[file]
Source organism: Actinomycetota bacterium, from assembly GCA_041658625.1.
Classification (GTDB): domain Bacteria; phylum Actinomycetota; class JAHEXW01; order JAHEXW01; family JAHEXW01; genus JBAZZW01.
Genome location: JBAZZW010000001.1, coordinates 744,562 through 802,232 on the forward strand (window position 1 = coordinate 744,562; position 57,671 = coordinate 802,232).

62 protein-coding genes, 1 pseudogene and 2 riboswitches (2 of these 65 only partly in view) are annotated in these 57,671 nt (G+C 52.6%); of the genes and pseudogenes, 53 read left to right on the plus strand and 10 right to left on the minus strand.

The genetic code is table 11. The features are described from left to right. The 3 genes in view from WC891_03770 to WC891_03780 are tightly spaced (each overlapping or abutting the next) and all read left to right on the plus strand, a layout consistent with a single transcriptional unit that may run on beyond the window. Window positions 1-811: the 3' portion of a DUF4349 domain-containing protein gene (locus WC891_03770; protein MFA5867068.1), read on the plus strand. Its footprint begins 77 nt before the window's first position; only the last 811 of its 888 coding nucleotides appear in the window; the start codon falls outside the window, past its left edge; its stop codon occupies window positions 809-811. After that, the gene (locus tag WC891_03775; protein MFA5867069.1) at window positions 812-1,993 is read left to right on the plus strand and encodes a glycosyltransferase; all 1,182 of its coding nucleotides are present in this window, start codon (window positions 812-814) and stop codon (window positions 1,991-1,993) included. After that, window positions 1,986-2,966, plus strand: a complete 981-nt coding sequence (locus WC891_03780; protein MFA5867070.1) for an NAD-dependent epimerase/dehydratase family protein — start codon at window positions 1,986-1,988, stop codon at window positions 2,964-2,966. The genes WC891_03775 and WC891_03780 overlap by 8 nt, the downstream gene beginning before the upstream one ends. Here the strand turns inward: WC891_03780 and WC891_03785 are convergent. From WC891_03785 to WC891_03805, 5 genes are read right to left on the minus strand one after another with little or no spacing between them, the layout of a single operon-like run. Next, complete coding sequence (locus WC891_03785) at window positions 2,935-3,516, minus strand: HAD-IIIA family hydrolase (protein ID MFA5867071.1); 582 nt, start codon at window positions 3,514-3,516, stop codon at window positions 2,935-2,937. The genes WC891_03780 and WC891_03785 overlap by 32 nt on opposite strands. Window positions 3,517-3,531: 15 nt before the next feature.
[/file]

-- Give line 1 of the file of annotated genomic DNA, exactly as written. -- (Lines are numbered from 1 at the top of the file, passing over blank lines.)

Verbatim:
Source organism: Actinomycetota bacterium, from assembly GCA_041658625.1.